And it may well turn out that one of them contains the same planet, country and copy of you. Everything is possible, science constantly pushes back the veil of the unknown and hidden from our sight, invariably proving: what seems fantastic today comes true tomorrow.

Myths and legends about Ursa Major and Ursa Minor

The existence of constellations has been known for a very long time. Even before our era, they were guides for travelers. However, to the ancient Greeks they were more than just bright spots in the sky.

According to myths, the thunder god Zeus once had a secret lover. The story goes that she was famous for her unearthly beauty and attracted the gaze of all men. Her name was Callisto.

One day a girl broke the rules, her little mistake cost her dearly. She was turned into a terrible bear. Zeus, deciding to protect the beauty, threw her into the sky, and tried so hard that he stretched her tail. That is why it is now so long at the Big Dipper.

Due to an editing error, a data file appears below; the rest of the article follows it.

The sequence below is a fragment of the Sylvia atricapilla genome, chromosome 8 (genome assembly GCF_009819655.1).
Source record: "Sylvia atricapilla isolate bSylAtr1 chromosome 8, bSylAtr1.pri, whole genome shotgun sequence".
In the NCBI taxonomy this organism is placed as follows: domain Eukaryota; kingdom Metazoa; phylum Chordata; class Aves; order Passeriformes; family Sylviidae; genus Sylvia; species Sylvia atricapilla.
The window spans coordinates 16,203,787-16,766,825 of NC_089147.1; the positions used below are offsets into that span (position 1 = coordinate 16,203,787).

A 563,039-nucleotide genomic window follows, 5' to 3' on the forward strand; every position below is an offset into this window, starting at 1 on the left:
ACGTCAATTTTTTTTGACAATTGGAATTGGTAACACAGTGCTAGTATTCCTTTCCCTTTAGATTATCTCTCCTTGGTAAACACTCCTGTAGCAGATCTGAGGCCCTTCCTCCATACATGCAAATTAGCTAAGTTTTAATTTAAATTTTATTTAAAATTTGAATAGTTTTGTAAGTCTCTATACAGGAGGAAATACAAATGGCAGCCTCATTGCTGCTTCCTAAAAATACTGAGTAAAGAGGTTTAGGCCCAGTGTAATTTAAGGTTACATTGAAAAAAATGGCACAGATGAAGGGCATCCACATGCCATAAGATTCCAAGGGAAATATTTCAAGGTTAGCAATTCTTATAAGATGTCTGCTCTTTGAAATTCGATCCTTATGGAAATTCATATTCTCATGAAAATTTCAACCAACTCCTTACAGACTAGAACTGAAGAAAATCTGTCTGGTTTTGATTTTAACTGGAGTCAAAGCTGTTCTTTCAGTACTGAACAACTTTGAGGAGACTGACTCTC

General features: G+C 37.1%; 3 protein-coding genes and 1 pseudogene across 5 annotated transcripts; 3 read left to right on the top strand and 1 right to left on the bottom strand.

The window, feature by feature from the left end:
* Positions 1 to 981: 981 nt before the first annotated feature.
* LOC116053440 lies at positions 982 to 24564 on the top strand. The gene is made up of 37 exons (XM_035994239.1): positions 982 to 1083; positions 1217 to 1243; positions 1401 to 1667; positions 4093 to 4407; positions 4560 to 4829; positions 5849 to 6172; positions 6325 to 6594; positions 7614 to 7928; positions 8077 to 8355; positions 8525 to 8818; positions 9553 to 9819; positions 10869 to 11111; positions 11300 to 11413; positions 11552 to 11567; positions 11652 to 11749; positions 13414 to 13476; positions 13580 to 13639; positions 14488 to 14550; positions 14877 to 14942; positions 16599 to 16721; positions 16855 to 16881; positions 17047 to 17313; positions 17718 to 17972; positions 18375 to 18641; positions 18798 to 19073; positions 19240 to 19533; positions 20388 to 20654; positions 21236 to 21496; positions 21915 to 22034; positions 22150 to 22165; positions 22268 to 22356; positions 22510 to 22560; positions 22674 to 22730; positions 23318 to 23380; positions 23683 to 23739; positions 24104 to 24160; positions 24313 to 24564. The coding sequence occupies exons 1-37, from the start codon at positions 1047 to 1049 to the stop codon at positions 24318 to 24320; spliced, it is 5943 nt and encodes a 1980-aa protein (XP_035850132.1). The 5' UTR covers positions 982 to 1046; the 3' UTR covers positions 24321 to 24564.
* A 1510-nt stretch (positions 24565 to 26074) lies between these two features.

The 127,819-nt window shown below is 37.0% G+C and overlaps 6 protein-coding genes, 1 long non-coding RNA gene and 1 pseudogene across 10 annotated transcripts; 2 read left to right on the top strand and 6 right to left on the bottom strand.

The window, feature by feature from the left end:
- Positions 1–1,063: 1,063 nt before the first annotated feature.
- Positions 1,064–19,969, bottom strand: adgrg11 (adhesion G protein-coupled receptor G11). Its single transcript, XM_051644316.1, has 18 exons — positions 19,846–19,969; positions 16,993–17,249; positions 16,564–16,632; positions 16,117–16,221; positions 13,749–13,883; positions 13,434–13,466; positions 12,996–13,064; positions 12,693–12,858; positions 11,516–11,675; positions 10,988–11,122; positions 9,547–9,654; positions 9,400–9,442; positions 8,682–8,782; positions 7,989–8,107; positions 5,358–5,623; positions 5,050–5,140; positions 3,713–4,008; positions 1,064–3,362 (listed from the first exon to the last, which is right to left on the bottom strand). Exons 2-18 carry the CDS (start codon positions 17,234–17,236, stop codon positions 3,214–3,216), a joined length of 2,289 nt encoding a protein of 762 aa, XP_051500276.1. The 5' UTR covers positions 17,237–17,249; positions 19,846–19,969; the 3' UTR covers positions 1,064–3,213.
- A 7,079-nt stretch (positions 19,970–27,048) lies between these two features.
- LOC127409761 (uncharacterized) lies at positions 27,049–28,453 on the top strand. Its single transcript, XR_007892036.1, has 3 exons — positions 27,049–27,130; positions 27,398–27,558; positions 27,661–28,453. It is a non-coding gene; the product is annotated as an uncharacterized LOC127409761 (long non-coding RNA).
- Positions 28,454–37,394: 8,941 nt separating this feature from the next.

The girl's faithful companion was her dog, which was turned into a bear cub that followed her to heaven. The tale was common among the ancient Greeks.

The expanses of the starry sky can show many unusual things. You can even learn a lot of interesting things about the familiar bears. How many more unknown constellations are hidden in the vastness of space? Knowledge opens a window to a person into the world of our Universe.